The second category of benefits is related to the benefits coming from the disclosure of information outside the supply chain to the public and external stakeholders – and in this case the advantage is related to better reputation, gaining trust from stakeholders and attracting talent or capital.
Ignasi Martí: During your presentation about supply chain structure, you suggested that it is very important to develop supply chain transparency. Would you tell us more about that and why it is important?
Annachiara Longoni: In this study I focus on the link between the supply chain structure and the behaviour of suppliers in the supply chain. The idea is that sociological studies show that the social structure is a powerful mechanism to explain how people collectively behave in, for example, social movements or other collective movements.
We consider the same to be true for a supply chain in which companies interact as a social network. Given that a focal firm cannot collect and disclose information for all supply chain members, what we want to do is to see if certain supply chain structures are more conducive for collective behaviour between suppliers (as these may be influenced by their peers and other suppliers) to disclose more about their environmental and social performances.
Ignasi Martí: What are your main findings?
Annachiara Longoni: Our main finding is that suppliers and sub-suppliers behave collectively and we found that suppliers in different supply chains have different behaviours in terms of environmental and social information disclosure. And this depends on the density of the interactions that take place in the supply chain. So what is really important for environmental and social information disclosure by suppliers is to foster interactions between them. The members of a network influence each other and they stimulate each other to disclose environmental and social information.
Ignasi Martí: Okay, thanks for that explanation of the main findings of your study. Now could you tell us more about how you did the study? What methodology did you use in your research?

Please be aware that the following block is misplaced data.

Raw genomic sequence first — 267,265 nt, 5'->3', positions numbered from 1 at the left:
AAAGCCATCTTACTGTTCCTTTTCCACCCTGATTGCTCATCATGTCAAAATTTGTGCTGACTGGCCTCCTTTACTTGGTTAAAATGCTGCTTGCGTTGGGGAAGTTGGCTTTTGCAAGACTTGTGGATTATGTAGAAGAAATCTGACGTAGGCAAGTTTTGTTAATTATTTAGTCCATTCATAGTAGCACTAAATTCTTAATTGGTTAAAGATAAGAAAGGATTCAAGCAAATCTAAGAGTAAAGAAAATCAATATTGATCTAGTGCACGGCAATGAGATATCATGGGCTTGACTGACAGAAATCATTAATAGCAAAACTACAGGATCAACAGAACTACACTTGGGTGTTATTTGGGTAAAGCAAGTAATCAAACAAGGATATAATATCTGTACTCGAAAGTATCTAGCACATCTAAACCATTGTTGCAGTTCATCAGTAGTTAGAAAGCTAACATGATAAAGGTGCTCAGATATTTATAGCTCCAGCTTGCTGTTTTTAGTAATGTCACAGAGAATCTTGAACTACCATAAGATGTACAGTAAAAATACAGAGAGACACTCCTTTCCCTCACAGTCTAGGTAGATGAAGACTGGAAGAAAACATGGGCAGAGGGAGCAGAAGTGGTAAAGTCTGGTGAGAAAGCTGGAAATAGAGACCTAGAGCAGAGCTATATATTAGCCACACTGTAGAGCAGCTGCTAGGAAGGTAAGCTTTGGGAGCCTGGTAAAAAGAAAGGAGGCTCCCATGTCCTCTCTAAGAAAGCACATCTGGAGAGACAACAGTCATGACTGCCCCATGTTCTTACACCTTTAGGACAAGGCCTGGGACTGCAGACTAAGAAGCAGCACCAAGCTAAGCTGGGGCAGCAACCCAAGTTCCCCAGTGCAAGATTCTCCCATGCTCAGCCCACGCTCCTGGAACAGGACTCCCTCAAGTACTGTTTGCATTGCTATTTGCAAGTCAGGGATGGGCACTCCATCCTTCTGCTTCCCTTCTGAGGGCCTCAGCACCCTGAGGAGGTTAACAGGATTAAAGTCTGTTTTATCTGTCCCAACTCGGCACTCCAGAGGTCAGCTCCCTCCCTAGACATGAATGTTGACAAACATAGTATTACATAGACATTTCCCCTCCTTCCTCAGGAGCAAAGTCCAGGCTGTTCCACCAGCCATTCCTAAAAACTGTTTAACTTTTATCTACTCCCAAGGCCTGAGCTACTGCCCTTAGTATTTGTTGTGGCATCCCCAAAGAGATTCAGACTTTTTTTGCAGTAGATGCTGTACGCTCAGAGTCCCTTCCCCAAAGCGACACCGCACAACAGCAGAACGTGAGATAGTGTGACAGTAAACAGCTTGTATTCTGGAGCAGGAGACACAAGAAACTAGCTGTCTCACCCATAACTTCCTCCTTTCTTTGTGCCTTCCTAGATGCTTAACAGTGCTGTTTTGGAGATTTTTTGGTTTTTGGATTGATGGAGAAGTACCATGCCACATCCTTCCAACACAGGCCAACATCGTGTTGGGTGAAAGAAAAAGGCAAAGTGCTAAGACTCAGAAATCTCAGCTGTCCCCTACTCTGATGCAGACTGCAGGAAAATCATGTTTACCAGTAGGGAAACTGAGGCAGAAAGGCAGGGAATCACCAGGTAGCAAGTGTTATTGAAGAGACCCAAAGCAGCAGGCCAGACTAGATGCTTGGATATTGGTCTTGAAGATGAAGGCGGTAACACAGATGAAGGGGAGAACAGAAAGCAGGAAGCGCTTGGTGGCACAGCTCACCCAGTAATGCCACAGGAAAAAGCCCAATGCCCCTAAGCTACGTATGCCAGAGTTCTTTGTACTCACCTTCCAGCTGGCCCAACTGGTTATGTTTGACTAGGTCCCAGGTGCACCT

Annachiara Longoni: As this is our first study in relation to supply chain transparency, we decided to use a quantitative methodology and test the links between the supply chain structure and suppliers – and environmental and social information disclosure. It’s very difficult to find data about supply chains and suppliers. So we used secondary data because it is more available, and specifically, there is a new source of information made available by Bloomberg.
We used the Bloomberg supply chain database (Bloomberg SPLC) to identify the relationships between the suppliers and sub-suppliers and focal companies. And we also used the Bloomberg ESG (Environmental, social and governance) database to measure environmental and social disclosure, as this database includes information about the performances of companies regarding environmental and social sustainability.
Ignasi Martí: And now just to conclude: what could be the future avenues for this research?
Annachiara Longoni: Thanks for this question. I think it is very important now for our research to take another step, to better understand what are the mechanisms that facilitate the creation of a dense network of interactions between suppliers and sub-suppliers to stimulate environmental and social disclosure. The next step is to investigate from a qualitative perspective specific supply chains and identify mechanisms to stimulate this dense network of interactions – such as meta organisations and multi-stakeholder organisations that connect buyers, suppliers and sub-suppliers to stakeholders.
Ignasi Martí: Annachiara, thank you very much for sharing all this today with us. It’s been a pleasure and we are eager to know more about your research on how this evolves in the coming months and years. Thank you very much.
Annachiara Longoni: Thanks again for the opportunity to share something about my research and we will keep in touch with news and updates.
Join the Do Better community
Become a member and enjoy our free benefits. Get recommendations, receive personalised content in your inbox and save your favourite articles to read later.